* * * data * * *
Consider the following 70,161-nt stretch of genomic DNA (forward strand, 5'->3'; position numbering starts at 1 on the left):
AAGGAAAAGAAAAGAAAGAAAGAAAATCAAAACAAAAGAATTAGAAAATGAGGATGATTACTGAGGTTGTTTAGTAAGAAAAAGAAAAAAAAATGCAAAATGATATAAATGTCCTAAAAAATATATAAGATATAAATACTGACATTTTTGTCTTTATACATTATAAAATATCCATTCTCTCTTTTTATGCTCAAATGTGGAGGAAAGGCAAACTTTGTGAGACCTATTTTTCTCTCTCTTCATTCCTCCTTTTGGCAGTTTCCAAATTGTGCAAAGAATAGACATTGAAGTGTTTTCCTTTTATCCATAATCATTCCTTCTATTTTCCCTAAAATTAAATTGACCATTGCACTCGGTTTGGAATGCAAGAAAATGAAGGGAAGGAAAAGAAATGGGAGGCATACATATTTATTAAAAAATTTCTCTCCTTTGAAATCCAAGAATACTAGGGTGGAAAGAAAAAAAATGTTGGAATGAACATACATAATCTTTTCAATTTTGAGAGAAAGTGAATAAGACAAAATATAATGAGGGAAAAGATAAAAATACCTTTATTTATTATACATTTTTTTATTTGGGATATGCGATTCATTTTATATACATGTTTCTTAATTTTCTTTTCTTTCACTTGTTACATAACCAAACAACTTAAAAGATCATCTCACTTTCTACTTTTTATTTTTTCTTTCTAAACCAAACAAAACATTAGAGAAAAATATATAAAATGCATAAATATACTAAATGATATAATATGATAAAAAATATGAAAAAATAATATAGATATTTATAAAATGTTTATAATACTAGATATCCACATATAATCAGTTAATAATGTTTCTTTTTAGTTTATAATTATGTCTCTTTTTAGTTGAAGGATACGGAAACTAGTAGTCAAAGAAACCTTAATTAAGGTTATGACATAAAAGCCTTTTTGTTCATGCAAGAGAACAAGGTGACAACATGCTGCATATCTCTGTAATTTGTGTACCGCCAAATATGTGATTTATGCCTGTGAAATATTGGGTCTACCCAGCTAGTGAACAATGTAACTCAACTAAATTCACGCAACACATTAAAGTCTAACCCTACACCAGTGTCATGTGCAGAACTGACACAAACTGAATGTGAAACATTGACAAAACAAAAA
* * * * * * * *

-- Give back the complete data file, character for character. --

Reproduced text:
Consider the following 70,161-nt stretch of genomic DNA (forward strand, 5'->3'; position numbering starts at 1 on the left):
AAGGAAAAGAAAAGAAAGAAAGAAAATCAAAACAAAAGAATTAGAAAATGAGGATGATTACTGAGGTTGTTTAGTAAGAAAAAGAAAAAAAAATGCAAAATGATATAAATGTCCTAAAAAATATATAAGATATAAATACTGACATTTTTGTCTTTATACATTATAAAATATCCATTCTCTCTTTTTATGCTCAAATGTGGAGGAAAGGCAAACTTTGTGAGACCTATTTTTCTCTCTCTTCATTCCTCCTTTTGGCAGTTTCCAAATTGTGCAAAGAATAGACATTGAAGTGTTTTCCTTTTATCCATAATCATTCCTTCTATTTTCCCTAAAATTAAATTGACCATTGCACTCGGTTTGGAATGCAAGAAAATGAAGGGAAGGAAAAGAAATGGGAGGCATACATATTTATTAAAAAATTTCTCTCCTTTGAAATCCAAGAATACTAGGGTGGAAAGAAAAAAAATGTTGGAATGAACATACATAATCTTTTCAATTTTGAGAGAAAGTGAATAAGACAAAATATAATGAGGGAAAAGATAAAAATACCTTTATTTATTATACATTTTTTTATTTGGGATATGCGATTCATTTTATATACATGTTTCTTAATTTTCTTTTCTTTCACTTGTTACATAACCAAACAACTTAAAAGATCATCTCACTTTCTACTTTTTATTTTTTCTTTCTAAACCAAACAAAACATTAGAGAAAAATATATAAAATGCATAAATATACTAAATGATATAATATGATAAAAAATATGAAAAAATAATATAGATATTTATAAAATGTTTATAATACTAGATATCCACATATAATCAGTTAATAATGTTTCTTTTTAGTTTATAATTATGTCTCTTTTTAGTTGAAGGATACGGAAACTAGTAGTCAAAGAAACCTTAATTAAGGTTATGACATAAAAGCCTTTTTGTTCATGCAAGAGAACAAGGTGACAACATGCTGCATATCTCTGTAATTTGTGTACCGCCAAATATGTGATTTATGCCTGTGAAATATTGGGTCTACCCAGCTAGTGAACAATGTAACTCAACTAAATTCACGCAACACATTAAAGTCTAACCCTACACCAGTGTCATGTGCAGAACTGACACAAACTGAATGTGAAACATTGACAAAACAAAAA